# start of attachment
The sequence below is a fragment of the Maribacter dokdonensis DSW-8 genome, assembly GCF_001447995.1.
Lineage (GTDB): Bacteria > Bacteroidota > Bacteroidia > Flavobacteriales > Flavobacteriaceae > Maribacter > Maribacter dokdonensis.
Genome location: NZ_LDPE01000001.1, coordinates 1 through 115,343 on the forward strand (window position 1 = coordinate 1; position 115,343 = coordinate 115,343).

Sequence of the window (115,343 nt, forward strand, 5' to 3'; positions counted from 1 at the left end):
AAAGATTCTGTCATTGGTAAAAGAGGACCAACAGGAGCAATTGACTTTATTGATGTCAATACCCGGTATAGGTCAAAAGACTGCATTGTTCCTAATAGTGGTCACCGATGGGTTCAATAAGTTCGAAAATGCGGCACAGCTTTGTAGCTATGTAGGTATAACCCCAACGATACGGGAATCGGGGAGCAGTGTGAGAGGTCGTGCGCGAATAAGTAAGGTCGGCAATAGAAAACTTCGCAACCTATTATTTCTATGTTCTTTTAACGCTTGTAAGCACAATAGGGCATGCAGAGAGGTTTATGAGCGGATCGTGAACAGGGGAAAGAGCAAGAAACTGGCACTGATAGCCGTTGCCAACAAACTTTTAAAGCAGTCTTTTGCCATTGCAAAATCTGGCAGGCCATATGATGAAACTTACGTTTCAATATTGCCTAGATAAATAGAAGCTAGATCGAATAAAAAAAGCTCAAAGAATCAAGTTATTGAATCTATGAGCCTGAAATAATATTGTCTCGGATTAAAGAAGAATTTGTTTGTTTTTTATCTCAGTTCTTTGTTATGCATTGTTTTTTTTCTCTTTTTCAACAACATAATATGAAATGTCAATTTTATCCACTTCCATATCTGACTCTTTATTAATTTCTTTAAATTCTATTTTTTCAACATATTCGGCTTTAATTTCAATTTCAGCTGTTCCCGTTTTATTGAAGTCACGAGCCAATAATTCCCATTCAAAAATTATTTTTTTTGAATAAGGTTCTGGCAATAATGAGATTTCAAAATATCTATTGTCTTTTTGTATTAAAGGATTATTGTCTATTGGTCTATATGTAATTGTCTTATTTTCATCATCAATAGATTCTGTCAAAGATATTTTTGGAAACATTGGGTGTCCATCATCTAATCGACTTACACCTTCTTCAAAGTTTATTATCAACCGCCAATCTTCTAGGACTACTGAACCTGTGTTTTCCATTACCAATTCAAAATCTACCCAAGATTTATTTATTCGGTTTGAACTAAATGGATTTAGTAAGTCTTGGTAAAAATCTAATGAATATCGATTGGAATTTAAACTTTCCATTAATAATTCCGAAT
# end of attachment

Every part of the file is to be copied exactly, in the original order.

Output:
The sequence below is a fragment of the Maribacter dokdonensis DSW-8 genome, assembly GCF_001447995.1.
Lineage (GTDB): Bacteria > Bacteroidota > Bacteroidia > Flavobacteriales > Flavobacteriaceae > Maribacter > Maribacter dokdonensis.
Genome location: NZ_LDPE01000001.1, coordinates 1 through 115,343 on the forward strand (window position 1 = coordinate 1; position 115,343 = coordinate 115,343).

Sequence of the window (115,343 nt, forward strand, 5' to 3'; positions counted from 1 at the left end):
AAAGATTCTGTCATTGGTAAAAGAGGACCAACAGGAGCAATTGACTTTATTGATGTCAATACCCGGTATAGGTCAAAAGACTGCATTGTTCCTAATAGTGGTCACCGATGGGTTCAATAAGTTCGAAAATGCGGCACAGCTTTGTAGCTATGTAGGTATAACCCCAACGATACGGGAATCGGGGAGCAGTGTGAGAGGTCGTGCGCGAATAAGTAAGGTCGGCAATAGAAAACTTCGCAACCTATTATTTCTATGTTCTTTTAACGCTTGTAAGCACAATAGGGCATGCAGAGAGGTTTATGAGCGGATCGTGAACAGGGGAAAGAGCAAGAAACTGGCACTGATAGCCGTTGCCAACAAACTTTTAAAGCAGTCTTTTGCCATTGCAAAATCTGGCAGGCCATATGATGAAACTTACGTTTCAATATTGCCTAGATAAATAGAAGCTAGATCGAATAAAAAAAGCTCAAAGAATCAAGTTATTGAATCTATGAGCCTGAAATAATATTGTCTCGGATTAAAGAAGAATTTGTTTGTTTTTTATCTCAGTTCTTTGTTATGCATTGTTTTTTTTCTCTTTTTCAACAACATAATATGAAATGTCAATTTTATCCACTTCCATATCTGACTCTTTATTAATTTCTTTAAATTCTATTTTTTCAACATATTCGGCTTTAATTTCAATTTCAGCTGTTCCCGTTTTATTGAAGTCACGAGCCAATAATTCCCATTCAAAAATTATTTTTTTTGAATAAGGTTCTGGCAATAATGAGATTTCAAAATATCTATTGTCTTTTTGTATTAAAGGATTATTGTCTATTGGTCTATATGTAATTGTCTTATTTTCATCATCAATAGATTCTGTCAAAGATATTTTTGGAAACATTGGGTGTCCATCATCTAATCGACTTACACCTTCTTCAAAGTTTATTATCAACCGCCAATCTTCTAGGACTACTGAACCTGTGTTTTCCATTACCAATTCAAAATCTACCCAAGATTTATTTATTCGGTTTGAACTAAATGGATTTAGTAAGTCTTGGTAAAAATCTAATGAATATCGATTGGAATTTAAACTTTCCATTAATAATTCCGAAT